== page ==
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The Jesus Legend Paperback – November 1, 1996
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From Library Journal
In this forcefully argued book, Wells (What's in a Name, Open Court, 1993) presents evidence for the thesis that the New Testament writings form a part of a developing legendary tradition concerning the earthly life of Jesus. The written tradition, he argues, begins from the Pauline letters and early Christian epistles, develops through later epistles such as 1 Corinthians, continues in the full descriptions of Jesus' appearances, and culminates in descriptions of the resurrection itself. Besides evaluating the reliability of the documentary evidence and manuscript traditions and the role of anti-Semitism in the Gospels, Wells engages incisively the works of the most ardent critics of the mythicist view of Jesus, e.g., J. Redford, J.P. Meier, and J.W. Montgomery. Not all readers will agree with the scheme of dating the New Testament writings on which Well's thesis depends, but his critical treatment is nothing less than exemplary. For theological research libraries and readers of popular religious books.
Robert H. O'Connell, Denver, Col.
Copyright 1996 Reed Business Information, Inc.
The Jesus Legend shows how the story of Jesus developed through telling and re-telling, from an early version in the letters of Paul (who does not mention Jesus in connection with any specific time or place) to the more elaborate and detailed picture later presented in the gospels. Professor Wells discusses the earliest Pagan and Jewish references to Jesus, the dating of the various New Testament documents and the contradictions among them, the authorship of documents as indicated by stylometric analysis, the influence of antisemitism in early Christianity, and the various stratagems resorted to by apologists to deflect historical criticism. Wells also develops his argument by giving detailed answers to recent critics of the mythicist view of Jesus. -- Midwest Book Review
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*He claims that Jesus lived in the second century B.C. (that's right, "before Christ").
*He argues that the Apostle Paul didn't think Jesus was a real human being, against passages like Rom 1:3; Gal 1:19; 4:4 and everything else we know of earliest Christian beliefs.
*Following many of Burton Mack's views on Q (which have been severely critiqued by scholars like Christopher Tuckett and James M. Robinson) he claims that Jesus was something of a Cynic sage who talked a lot about nature and that sort of thing and who tried to be a stick in the eye of society; the ideas we find in Mark, the other Gospels and Paul about Jesus' miracles, the resurrection and eschatological beliefs about a final resurrection, judgment and all the rest were added by later communities of Christians who really didn't know much about the real historical Jesus.
*He claims Mark was written toward the end of the first century, I think around 90 AD.
And these are just a few of radical positions Wells espouses in this book. His views are indeed radical and few reputable scholars would follow him. Wells is obviously intelligent and a good writer but seriously prejudiced against Christianity. Also, he is a controversialist and therefore not to be viewed as reliable.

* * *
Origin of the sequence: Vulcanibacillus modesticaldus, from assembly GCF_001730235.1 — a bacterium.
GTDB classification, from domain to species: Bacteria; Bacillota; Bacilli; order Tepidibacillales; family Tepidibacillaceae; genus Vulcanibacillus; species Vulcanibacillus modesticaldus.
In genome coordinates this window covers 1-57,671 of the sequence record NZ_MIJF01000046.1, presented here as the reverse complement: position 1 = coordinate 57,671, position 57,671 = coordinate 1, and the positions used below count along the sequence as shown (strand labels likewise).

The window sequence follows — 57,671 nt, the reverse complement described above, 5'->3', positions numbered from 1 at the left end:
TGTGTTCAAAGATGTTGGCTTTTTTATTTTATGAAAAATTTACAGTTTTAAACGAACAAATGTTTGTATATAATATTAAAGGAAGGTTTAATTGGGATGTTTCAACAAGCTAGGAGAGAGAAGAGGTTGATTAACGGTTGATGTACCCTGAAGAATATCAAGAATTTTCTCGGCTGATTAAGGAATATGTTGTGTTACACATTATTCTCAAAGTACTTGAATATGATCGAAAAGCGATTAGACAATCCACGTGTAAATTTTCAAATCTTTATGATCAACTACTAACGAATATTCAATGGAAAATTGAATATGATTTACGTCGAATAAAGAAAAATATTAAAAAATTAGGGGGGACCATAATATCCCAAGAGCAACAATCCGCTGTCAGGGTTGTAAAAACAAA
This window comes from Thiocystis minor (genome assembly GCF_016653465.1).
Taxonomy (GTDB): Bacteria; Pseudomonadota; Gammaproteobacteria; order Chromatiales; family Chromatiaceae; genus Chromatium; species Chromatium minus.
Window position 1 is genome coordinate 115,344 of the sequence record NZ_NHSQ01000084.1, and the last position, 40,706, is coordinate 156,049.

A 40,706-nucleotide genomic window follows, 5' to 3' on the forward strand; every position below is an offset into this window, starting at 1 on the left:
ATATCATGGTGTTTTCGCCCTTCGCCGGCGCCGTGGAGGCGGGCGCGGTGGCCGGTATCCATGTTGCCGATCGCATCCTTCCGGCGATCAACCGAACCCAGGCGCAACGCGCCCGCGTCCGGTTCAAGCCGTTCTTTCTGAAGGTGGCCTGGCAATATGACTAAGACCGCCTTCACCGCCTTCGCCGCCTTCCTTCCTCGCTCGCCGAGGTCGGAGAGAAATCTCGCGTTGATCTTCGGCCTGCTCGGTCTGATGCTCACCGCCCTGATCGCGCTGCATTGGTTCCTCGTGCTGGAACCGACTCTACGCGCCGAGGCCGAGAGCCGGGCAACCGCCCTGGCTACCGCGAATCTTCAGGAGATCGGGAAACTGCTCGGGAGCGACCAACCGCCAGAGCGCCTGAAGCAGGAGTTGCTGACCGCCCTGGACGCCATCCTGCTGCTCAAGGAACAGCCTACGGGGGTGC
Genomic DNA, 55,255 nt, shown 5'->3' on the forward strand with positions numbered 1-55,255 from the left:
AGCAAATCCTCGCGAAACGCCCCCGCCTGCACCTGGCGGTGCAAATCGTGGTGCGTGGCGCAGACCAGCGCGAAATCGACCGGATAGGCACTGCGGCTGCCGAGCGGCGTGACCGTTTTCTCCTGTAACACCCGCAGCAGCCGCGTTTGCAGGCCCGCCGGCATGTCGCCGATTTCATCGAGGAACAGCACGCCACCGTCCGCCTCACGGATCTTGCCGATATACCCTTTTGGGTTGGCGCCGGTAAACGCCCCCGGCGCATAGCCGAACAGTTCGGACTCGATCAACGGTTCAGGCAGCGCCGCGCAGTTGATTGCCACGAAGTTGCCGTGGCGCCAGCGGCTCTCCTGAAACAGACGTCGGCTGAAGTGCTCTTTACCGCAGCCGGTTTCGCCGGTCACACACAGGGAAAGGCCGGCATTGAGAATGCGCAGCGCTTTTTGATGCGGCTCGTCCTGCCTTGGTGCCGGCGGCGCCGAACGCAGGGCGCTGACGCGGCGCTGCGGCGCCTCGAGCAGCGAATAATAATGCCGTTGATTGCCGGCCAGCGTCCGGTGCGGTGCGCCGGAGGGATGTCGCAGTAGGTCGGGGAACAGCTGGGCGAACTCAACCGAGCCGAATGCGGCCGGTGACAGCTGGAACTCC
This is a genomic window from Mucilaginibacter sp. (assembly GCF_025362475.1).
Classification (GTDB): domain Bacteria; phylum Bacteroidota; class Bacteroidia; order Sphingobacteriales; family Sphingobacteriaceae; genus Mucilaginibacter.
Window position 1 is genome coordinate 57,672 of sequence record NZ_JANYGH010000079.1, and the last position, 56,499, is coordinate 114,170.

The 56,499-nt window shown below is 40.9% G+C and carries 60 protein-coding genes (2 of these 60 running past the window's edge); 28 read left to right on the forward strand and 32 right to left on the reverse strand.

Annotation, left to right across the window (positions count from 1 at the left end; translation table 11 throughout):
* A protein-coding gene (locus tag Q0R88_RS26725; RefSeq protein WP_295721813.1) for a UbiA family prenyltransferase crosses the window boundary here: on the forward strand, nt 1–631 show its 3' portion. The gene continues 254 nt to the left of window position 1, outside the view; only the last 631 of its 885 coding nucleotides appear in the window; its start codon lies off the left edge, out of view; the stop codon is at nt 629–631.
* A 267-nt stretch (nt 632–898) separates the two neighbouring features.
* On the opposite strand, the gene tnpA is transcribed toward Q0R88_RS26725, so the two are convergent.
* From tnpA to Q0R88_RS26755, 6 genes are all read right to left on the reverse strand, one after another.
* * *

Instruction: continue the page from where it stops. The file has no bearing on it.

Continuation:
If you want to understand the origins of Christianity there are better books to read, such as "Fabricating Jesus" by Craig Evans, "Jesus and the Eyewitnesses" by Richard Bauckham, "Reinventing Jesus" by J. Ed Komoszewski, M. James Sawyer, and Daniel B. Wallace, or "Jesus and the Victory of God" by N.T. Wright. But really if you're interested in "finding out the real truth" about Christian origins, don't be lame and think you'll come to any worthwhile conclusions after reading a book or two, especially one like this one from Wells which has an obvious slant. If you're interested in in studying the historical Jesus I recommend immersing yourself in the primary sources. Read the New Testament first of all. Learn Greek. Study the early Church Fathers. Read contemporary works of the early centuries BC and AD, such as the Dead Sea Scrolls, the Pseudepigrapha, the Greek and Latin Classics, etc. It's a tough road but well worth it. Books like Wells' are for people who are looking for reasons to slam Christianity. People who are not well versed in the subject matter discussed in Wells' book will easily fall for his misinformation, half-truths and rhetorical slants. It's very sad.
There is now another book by the same title ("The Jesus Legend") written by Eddy and Boyd. It deals with many of Wells' arguments and will hopefully lead people to more reasonable conclusions in their studies about the historical Jesus.
The discussion of the Gospel of Mark is of particular interest. It is generally believed that Mark was written before the other four Gospels, and that the Gospels Matthew and Luke borrowed heavily from Mark. Therefore, Mark is closer to the origin of the Jesus legend than the other Gospels. The author views Mark as a literary work where drama is enhanced at the expense of realism. For example, the disciples are shown as unable to understand Jesus' parables--which made them seem impossibly dull! This dullness, however, served a dramatic purpose in that they were later able to understand after the Resurrection. He also observes that some aspects of the Gospel of Mark may reflect the conflict between Christian and Jewish communities during the time that the book was written (70-100 AD?)--rather than the situation characteristic of 30 AD Palestine. I would also make an additional observation, that the attempt of the gospels to present Christianity as an otherworldly religion that does not challenge Roman temporal power, was meant to aid Christians at the time of the Gospels' composition.